The group went one step further and even created a p11 “knockout” mouse.  These mice had no response to Celexa, nor did they have antidepressant-like responses to injections of IFN-γ or TNF-α.  However, the p11 knockout mice did respond to desipramine, an antidepressant that works mainly on norepinephrine, thus emphasizing the significance of serotonin in the p11-mediated response.

What does this mean for humans?  To answer this question, the group analyzed data from STAR*D, a huge multicenter antidepressant trial.  In the first stage of STAR*D, all patients (total of approximately 1500 individuals) took Celexa for a 12-week period.  The remission rate for patients who took an NSAID at any time during this 12-week period was only 45%, while those who took no NSAID remitted at a rate of 55%.

So does this mean that people taking antidepressants should avoid NSAIDs, and just deal with their pain?  Probably not. (In fact, one might ask the opposite question:  should people with chronic pain avoid SSRIs?  Unfortunately, the study did not look at whether SSRIs inhibited the pain-relieving effects of NSAIDs.)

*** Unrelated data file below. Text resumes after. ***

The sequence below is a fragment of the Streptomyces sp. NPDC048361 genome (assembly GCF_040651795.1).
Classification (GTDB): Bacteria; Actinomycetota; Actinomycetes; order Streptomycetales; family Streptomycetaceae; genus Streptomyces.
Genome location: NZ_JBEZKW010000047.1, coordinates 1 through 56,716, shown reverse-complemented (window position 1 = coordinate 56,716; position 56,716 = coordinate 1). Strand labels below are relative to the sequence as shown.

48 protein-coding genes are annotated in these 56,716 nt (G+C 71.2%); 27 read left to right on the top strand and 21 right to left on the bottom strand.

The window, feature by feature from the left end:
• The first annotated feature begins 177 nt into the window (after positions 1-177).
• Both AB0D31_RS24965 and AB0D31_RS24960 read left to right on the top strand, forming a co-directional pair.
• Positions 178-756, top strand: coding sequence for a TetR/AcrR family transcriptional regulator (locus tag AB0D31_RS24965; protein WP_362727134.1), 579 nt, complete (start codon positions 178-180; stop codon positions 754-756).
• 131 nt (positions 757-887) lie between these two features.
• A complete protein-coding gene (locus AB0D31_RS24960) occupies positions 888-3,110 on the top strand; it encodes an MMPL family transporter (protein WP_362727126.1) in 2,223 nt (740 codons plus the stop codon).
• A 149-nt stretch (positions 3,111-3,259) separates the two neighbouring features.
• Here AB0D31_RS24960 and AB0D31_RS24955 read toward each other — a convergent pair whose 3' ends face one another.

In my opinion, some of the mouse data need to be interpreted carefully.  For instance, the mice received extremely high doses of NSAIDs (e.g., ibuprofen at 70 mg/kg/d, which corresponds to 4200 mg/d for a 60-kg man, or 21 Advil pills per day; similarly, the mice drinking aspirin received 210 mg/kg/d, or 12,600 mg = ~39 pills of regular-strength aspirin per day for a typical human).  Also, in the behavioral studies the mice received NSAIDs for an entire week but received only a single injection of Celexa (20 mg/kg, or about 1200 mg, 60 pills) immediately before the behavioral experiments.

The human data, of course, are equally suspect.  Patients in the STAR*D study were counted as “NSAID users” if they described using NSAIDs even once in the first 12 weeks of the study.  It’s hard to see how the use of ibuprofen once or twice in a three-month period might interfere with someone’s daily Celexa.  (Not to mention the fact that the “remission” data from STAR*D have come under some scrutiny themselves – see here and here).  Moreover, as the authors point out, it’s quite likely that patients with more severe forms of depression also had concurrent pain syndromes and used NSAIDs more frequently.  In other words, NSAID use might not attenuate SSRI activity, but may be a sign of depression that is more resistant to SSRIs.